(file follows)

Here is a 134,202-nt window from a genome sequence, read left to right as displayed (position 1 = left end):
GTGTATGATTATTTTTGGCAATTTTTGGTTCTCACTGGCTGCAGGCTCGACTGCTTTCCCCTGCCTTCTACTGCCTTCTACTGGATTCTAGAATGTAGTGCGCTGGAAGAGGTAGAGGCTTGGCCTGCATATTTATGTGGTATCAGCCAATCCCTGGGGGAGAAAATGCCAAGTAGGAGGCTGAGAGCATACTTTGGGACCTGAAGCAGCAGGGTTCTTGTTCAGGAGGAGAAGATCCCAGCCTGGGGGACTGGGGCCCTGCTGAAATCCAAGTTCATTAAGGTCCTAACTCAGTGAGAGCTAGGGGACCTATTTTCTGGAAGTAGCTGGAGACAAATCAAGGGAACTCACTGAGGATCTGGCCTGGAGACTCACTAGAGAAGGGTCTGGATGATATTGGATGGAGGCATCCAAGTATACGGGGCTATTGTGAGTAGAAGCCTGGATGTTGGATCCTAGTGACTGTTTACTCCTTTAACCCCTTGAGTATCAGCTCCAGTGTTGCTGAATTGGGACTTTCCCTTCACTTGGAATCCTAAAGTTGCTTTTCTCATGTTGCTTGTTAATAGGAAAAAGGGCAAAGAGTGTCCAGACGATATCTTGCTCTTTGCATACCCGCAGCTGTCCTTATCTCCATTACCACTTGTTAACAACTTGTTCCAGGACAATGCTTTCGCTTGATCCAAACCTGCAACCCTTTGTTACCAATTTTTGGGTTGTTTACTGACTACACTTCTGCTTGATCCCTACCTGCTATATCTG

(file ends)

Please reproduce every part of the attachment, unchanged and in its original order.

Here is a 134,202-nt window from a genome sequence, read left to right as displayed (position 1 = left end):
GTGTATGATTATTTTTGGCAATTTTTGGTTCTCACTGGCTGCAGGCTCGACTGCTTTCCCCTGCCTTCTACTGCCTTCTACTGGATTCTAGAATGTAGTGCGCTGGAAGAGGTAGAGGCTTGGCCTGCATATTTATGTGGTATCAGCCAATCCCTGGGGGAGAAAATGCCAAGTAGGAGGCTGAGAGCATACTTTGGGACCTGAAGCAGCAGGGTTCTTGTTCAGGAGGAGAAGATCCCAGCCTGGGGGACTGGGGCCCTGCTGAAATCCAAGTTCATTAAGGTCCTAACTCAGTGAGAGCTAGGGGACCTATTTTCTGGAAGTAGCTGGAGACAAATCAAGGGAACTCACTGAGGATCTGGCCTGGAGACTCACTAGAGAAGGGTCTGGATGATATTGGATGGAGGCATCCAAGTATACGGGGCTATTGTGAGTAGAAGCCTGGATGTTGGATCCTAGTGACTGTTTACTCCTTTAACCCCTTGAGTATCAGCTCCAGTGTTGCTGAATTGGGACTTTCCCTTCACTTGGAATCCTAAAGTTGCTTTTCTCATGTTGCTTGTTAATAGGAAAAAGGGCAAAGAGTGTCCAGACGATATCTTGCTCTTTGCATACCCGCAGCTGTCCTTATCTCCATTACCACTTGTTAACAACTTGTTCCAGGACAATGCTTTCGCTTGATCCAAACCTGCAACCCTTTGTTACCAATTTTTGGGTTGTTTACTGACTACACTTCTGCTTGATCCCTACCTGCTATATCTG